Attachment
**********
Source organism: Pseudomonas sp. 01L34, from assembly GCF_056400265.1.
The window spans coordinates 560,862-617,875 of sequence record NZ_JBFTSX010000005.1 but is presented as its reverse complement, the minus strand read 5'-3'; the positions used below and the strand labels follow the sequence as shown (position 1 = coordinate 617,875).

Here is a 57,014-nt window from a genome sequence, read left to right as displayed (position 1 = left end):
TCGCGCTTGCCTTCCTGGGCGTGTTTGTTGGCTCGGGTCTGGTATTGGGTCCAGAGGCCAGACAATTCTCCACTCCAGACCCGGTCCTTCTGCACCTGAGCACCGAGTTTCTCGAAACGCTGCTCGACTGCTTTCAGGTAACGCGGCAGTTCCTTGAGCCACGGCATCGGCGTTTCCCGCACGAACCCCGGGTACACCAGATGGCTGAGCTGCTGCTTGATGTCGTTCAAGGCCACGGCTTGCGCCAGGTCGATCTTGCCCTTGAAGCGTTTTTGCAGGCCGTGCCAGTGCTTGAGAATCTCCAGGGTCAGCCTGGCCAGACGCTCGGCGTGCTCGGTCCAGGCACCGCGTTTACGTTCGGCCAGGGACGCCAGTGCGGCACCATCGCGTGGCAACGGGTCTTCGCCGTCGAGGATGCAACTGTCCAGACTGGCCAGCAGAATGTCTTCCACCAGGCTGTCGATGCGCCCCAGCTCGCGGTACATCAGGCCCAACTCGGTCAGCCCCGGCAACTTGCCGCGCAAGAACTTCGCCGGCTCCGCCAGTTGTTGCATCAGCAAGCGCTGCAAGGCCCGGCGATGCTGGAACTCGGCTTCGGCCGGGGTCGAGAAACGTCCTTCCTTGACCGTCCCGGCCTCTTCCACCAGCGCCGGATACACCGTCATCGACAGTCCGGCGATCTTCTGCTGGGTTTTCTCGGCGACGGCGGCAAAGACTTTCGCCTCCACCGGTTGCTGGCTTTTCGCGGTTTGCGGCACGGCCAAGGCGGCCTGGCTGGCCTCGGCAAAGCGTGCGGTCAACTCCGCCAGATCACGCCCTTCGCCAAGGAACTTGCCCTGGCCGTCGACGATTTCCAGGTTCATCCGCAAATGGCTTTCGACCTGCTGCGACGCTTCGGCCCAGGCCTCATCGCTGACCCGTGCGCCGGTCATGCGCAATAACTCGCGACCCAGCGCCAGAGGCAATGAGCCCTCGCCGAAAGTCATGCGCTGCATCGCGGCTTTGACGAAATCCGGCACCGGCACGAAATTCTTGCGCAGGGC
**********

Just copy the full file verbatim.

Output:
Source organism: Pseudomonas sp. 01L34, from assembly GCF_056400265.1.
The window spans coordinates 560,862-617,875 of sequence record NZ_JBFTSX010000005.1 but is presented as its reverse complement, the minus strand read 5'-3'; the positions used below and the strand labels follow the sequence as shown (position 1 = coordinate 617,875).

Here is a 57,014-nt window from a genome sequence, read left to right as displayed (position 1 = left end):
TCGCGCTTGCCTTCCTGGGCGTGTTTGTTGGCTCGGGTCTGGTATTGGGTCCAGAGGCCAGACAATTCTCCACTCCAGACCCGGTCCTTCTGCACCTGAGCACCGAGTTTCTCGAAACGCTGCTCGACTGCTTTCAGGTAACGCGGCAGTTCCTTGAGCCACGGCATCGGCGTTTCCCGCACGAACCCCGGGTACACCAGATGGCTGAGCTGCTGCTTGATGTCGTTCAAGGCCACGGCTTGCGCCAGGTCGATCTTGCCCTTGAAGCGTTTTTGCAGGCCGTGCCAGTGCTTGAGAATCTCCAGGGTCAGCCTGGCCAGACGCTCGGCGTGCTCGGTCCAGGCACCGCGTTTACGTTCGGCCAGGGACGCCAGTGCGGCACCATCGCGTGGCAACGGGTCTTCGCCGTCGAGGATGCAACTGTCCAGACTGGCCAGCAGAATGTCTTCCACCAGGCTGTCGATGCGCCCCAGCTCGCGGTACATCAGGCCCAACTCGGTCAGCCCCGGCAACTTGCCGCGCAAGAACTTCGCCGGCTCCGCCAGTTGTTGCATCAGCAAGCGCTGCAAGGCCCGGCGATGCTGGAACTCGGCTTCGGCCGGGGTCGAGAAACGTCCTTCCTTGACCGTCCCGGCCTCTTCCACCAGCGCCGGATACACCGTCATCGACAGTCCGGCGATCTTCTGCTGGGTTTTCTCGGCGACGGCGGCAAAGACTTTCGCCTCCACCGGTTGCTGGCTTTTCGCGGTTTGCGGCACGGCCAAGGCGGCCTGGCTGGCCTCGGCAAAGCGTGCGGTCAACTCCGCCAGATCACGCCCTTCGCCAAGGAACTTGCCCTGGCCGTCGACGATTTCCAGGTTCATCCGCAAATGGCTTTCGACCTGCTGCGACGCTTCGGCCCAGGCCTCATCGCTGACCCGTGCGCCGGTCATGCGCAATAACTCGCGACCCAGCGCCAGAGGCAATGAGCCCTCGCCGAAAGTCATGCGCTGCATCGCGGCTTTGACGAAATCCGGCACCGGCACGAAATTCTTGCGCAGGGC